SDT shows “humanity” with low-level sanction for solicitor convicted of stalking

Tribunal: £1,000 fine appropriate

A solicitor convicted of stalking her husband’s former lover has been fined £1,000 by the Solicitors Disciplinary Tribunal (SDT).

In what it described as “wholly exceptional circumstances”, the tribunal said that “the reputation of the profession is enhanced by some consideration of humanity”.

Katherine Mary Simpson was in June 2016 sentenced to a 12-month nightly curfew and a restraining order after being convicted under the Protection from Harassment Act 1997.

In a case that attracted considerable national media attention, she sent three letters to people connected to the woman that her barrister husband had had an affair with in 2013 (Ms A). They were aimed at dissuading Ms A from complaining that her husband had breached a restraining order Ms A had obtained against him.

The sentencing judge, while describing her behaviour as “utterly misguided” and “not trivial”, nevertheless was sympathetic to the situation she found herself in and said that although her actions amounted to a “course of conduct” – the test for stalking – they “did not go beyond that”. He found the letters were at the lowest end of the spectrum for such offences.

At the hearing last month, Ms Simpson was charged by the Solicitors Regulation Authority (SRA) with breaching three of its principles.  

The solicitor, who was born in 1967 and was admitted in 1993, had since 2001 been a property partner with London law firm Pemberton Greenish. She had an unblemished record until these events. In response to the conviction, the firm asked her to resign her equity partnership and then allowed her to return as a consultant three months later.

The tribunal noted testimonials from “some very large clients” who had resumed instructing her after she returned to work and would continue to do so if the SDT allowed her to stay in practice.

In a letter to the SRA, Ms Simpson admitted to breaching principle 1, which states that solicitors must uphold the rule of law and the administration of justice. Initially she denied she had breached principle 6, which requires solicitors to maintain public trust. However, before the hearing, Ms Simpson admitted to the breaches as charged, including failing to act with integrity.

In mitigation, it was said Ms Simpson was remorseful and her “shame was palpable”. The tribunal was told that the Crown Prosecution Service had offered to drop the charge against her if her husband pleaded guilty to an allegation he faced. He declined to do so and was subsequently acquitted of that charge.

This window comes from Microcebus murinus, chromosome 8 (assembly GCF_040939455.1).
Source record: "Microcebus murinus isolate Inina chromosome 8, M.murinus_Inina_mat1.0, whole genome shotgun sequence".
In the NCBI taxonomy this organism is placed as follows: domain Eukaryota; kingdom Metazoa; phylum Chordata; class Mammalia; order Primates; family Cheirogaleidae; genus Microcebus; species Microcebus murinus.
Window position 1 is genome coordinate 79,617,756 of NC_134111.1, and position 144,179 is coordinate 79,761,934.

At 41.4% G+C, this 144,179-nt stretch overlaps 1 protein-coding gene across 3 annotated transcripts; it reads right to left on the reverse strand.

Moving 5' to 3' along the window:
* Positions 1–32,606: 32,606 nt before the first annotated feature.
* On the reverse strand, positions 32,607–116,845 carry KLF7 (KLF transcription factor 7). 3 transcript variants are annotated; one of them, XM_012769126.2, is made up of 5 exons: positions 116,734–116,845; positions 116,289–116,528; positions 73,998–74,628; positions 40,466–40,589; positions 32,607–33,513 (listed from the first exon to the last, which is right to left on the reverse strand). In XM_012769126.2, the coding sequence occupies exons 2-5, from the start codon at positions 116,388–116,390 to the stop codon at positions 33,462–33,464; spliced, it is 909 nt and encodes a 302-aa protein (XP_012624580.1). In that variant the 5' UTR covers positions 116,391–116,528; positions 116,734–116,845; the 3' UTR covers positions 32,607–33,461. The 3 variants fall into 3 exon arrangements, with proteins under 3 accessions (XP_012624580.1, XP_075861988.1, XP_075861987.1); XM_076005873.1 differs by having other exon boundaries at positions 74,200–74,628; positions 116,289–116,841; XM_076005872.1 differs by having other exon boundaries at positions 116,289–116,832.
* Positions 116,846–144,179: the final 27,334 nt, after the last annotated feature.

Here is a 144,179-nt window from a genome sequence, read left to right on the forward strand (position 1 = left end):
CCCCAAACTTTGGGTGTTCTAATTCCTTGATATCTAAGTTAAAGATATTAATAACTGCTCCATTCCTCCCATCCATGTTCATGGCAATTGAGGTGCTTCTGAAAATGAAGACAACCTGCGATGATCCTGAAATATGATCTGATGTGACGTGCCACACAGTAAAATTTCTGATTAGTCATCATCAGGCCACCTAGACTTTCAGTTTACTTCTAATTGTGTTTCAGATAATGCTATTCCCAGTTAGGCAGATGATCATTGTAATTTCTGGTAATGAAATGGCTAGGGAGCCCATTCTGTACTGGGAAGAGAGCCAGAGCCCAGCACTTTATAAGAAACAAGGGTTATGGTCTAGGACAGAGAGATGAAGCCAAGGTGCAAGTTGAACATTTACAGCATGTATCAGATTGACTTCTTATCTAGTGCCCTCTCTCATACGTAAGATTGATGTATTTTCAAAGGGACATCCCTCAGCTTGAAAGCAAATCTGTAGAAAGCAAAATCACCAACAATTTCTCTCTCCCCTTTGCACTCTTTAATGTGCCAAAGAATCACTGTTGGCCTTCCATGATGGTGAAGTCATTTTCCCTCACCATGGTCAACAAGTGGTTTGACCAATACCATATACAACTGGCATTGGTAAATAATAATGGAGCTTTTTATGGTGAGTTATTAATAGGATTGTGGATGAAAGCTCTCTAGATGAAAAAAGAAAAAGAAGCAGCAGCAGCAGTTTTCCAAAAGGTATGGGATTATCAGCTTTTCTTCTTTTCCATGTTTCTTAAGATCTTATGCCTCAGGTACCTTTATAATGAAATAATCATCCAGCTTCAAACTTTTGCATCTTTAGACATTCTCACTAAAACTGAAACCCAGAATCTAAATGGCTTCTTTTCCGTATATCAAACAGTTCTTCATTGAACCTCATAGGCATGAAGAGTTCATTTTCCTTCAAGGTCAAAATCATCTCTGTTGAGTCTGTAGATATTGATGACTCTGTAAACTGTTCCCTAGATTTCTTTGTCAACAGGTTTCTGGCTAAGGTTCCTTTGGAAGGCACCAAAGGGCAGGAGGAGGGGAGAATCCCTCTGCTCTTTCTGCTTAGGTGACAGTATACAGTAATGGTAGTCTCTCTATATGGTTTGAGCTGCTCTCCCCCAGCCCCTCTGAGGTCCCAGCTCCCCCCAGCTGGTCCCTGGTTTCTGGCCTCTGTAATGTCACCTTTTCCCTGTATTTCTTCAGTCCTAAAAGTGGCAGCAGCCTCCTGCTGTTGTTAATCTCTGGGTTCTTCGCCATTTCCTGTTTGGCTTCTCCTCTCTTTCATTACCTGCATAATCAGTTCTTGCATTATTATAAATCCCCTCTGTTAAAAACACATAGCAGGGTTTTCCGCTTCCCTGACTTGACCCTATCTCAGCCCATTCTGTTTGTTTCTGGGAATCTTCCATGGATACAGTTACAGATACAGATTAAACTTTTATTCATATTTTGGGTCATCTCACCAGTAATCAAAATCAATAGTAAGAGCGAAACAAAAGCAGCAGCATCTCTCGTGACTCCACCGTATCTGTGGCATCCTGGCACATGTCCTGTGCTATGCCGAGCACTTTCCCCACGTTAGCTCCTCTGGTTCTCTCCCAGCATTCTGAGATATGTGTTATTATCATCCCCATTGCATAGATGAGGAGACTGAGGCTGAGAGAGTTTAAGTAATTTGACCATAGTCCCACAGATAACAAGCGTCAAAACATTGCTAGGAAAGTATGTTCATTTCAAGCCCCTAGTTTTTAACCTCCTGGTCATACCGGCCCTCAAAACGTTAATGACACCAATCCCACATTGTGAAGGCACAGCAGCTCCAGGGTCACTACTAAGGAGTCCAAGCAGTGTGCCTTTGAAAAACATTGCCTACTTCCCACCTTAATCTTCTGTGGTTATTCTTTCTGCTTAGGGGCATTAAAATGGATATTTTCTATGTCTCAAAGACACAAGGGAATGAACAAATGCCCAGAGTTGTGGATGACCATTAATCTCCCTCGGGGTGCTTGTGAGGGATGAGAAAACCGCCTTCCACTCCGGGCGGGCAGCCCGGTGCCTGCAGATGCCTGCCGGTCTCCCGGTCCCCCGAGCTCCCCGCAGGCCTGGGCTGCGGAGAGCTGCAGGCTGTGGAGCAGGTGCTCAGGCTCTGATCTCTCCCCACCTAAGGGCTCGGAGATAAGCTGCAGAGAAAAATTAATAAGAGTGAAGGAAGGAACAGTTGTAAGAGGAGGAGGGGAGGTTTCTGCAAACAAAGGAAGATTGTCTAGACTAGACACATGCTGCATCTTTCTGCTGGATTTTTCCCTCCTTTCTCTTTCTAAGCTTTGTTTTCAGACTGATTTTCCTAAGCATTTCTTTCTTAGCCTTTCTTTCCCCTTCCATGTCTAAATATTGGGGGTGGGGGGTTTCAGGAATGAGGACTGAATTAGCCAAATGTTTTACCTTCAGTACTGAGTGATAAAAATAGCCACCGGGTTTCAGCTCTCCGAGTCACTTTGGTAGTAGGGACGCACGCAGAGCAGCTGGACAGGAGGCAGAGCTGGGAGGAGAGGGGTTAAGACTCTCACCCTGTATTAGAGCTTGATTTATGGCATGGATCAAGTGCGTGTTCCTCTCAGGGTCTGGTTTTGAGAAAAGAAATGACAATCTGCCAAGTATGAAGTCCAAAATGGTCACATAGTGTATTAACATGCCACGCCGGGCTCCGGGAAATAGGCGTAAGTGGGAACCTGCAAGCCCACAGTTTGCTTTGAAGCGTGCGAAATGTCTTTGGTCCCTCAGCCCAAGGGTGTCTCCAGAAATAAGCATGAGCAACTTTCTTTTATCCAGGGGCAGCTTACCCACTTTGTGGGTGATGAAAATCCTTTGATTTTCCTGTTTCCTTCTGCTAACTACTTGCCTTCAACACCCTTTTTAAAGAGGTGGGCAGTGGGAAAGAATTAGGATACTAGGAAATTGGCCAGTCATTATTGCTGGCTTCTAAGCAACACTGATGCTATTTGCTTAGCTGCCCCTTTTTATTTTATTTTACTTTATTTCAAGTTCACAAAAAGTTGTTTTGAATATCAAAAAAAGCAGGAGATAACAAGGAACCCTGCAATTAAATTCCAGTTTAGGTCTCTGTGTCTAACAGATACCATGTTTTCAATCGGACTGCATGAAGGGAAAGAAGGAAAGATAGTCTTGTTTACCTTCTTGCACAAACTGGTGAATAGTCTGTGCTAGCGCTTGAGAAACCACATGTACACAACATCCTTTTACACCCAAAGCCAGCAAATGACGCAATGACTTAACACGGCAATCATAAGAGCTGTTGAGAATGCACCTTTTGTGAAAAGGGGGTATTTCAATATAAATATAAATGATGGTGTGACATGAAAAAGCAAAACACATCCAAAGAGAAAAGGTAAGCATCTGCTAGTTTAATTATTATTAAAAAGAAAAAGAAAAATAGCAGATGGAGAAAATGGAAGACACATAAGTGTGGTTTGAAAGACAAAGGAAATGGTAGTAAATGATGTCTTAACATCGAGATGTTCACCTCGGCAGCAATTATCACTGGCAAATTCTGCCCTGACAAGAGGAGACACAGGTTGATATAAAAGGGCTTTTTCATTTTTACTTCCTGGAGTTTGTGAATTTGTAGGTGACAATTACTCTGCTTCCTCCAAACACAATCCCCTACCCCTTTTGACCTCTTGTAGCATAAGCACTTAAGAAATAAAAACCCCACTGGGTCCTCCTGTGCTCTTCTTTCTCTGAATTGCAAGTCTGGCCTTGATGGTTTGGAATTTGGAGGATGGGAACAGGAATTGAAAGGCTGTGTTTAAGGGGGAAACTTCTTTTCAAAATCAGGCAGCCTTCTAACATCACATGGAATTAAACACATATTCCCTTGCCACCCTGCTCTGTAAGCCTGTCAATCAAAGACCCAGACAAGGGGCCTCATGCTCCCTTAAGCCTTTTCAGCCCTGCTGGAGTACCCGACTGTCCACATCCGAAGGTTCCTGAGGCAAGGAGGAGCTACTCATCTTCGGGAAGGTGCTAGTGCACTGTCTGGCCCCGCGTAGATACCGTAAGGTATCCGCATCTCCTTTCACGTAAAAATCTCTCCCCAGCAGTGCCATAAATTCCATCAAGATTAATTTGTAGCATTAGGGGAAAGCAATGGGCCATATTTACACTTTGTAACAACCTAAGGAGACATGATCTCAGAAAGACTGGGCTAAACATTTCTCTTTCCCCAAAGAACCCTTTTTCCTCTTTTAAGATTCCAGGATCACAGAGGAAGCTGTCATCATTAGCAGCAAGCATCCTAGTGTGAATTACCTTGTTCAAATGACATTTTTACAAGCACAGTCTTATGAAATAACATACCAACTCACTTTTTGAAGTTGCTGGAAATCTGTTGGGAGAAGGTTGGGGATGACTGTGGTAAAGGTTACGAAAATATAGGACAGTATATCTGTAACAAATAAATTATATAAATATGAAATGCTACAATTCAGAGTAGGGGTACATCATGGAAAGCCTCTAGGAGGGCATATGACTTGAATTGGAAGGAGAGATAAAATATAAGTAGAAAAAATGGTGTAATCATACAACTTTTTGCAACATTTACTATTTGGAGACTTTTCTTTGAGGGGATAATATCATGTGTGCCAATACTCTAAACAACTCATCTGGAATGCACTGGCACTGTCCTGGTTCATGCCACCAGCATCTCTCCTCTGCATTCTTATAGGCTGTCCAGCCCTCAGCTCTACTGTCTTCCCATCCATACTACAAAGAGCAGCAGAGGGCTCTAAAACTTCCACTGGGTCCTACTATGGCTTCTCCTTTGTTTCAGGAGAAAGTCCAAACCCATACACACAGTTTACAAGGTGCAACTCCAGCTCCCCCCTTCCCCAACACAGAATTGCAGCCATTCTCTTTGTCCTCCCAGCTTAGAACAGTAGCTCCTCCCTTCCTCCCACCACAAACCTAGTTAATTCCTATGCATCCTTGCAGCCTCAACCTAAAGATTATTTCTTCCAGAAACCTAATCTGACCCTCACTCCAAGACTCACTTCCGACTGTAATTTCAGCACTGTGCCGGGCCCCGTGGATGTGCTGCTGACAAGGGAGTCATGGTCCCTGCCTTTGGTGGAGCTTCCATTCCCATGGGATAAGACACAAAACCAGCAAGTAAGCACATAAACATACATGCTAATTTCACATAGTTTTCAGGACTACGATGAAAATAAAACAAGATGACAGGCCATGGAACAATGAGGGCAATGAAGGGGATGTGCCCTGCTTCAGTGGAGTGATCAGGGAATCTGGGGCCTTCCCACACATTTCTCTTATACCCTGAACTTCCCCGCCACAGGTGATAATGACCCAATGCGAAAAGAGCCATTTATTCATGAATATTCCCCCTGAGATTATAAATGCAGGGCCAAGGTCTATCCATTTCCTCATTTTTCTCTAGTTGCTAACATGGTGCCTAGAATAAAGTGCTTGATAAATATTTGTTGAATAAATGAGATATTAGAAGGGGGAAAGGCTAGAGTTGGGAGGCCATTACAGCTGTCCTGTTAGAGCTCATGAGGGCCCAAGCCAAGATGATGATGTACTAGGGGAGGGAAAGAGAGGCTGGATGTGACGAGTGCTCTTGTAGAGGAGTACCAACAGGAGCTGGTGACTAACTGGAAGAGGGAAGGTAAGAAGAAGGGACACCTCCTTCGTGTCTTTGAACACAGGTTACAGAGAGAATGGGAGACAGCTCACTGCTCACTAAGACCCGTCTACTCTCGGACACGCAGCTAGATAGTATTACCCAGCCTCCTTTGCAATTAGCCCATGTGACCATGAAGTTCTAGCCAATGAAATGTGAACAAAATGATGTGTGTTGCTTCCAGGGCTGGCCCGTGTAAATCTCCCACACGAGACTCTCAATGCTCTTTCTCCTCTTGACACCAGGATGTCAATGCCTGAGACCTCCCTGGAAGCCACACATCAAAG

The tribunal was read the trial judge’s commentary in relation to Ms Simpson offence, in which he said: “Any right-thinking person would feel sympathy for you… rather than blame. What happened thereafter I have no difficulty at all in accepting you did to offer support to your husband.

“You did it, I accept, because you were worried that he would… be the subject of complaint in respect of the restraining order, and you sought to protect him and to support him.”

Deciding sanction, the tribunal recorded that the criminal offence was committed in “extreme circumstances, none of which were of [Ms Simpson’s] making, and which were exceptionally stressful, humiliating and painful”.

The tribunal observed that if Ms Simpson had written only two letters, she may not have been prosecuted at all, because it would have fallen below the threshold of a course of conduct over a period of time.

The tribunal placed “significant weight” on the trial judge’s remarks and noted he had imposed a sentence “at the lower end of the scale for offences of this type”.

It also noted that he had described the solicitor’s actions as “highly imprudent” but “no more than that” and had referred to “misjudgement”. The tribunal was satisfied there was no risk to the public or of repetition of the misconduct.

It found that while Ms Simpson was “culpable”, she had committed an offence “at a time of extreme provocation and stress, in an attempt to protect her family”. Writing the letters had been “the impulsive action of someone who felt desperate”.

Further, it recorded that “there had been no advantage taken of a vulnerable person, no concealment of the wrongdoing and the respondent had not realised at the material time that she was acting in breach of her obligations to protect the profession”.

Taking into account all of the circumstances of the case, the tribunal determined a fine was appropriate and that because the respondent “had suffered greatly, both personally and financially… to impose a substantial fine would smack of double punishment and heap further pressure” on her needlessly.

As well as the £1,000 fine, the tribunal ordered Ms Simpson to pay £5,039 in costs.


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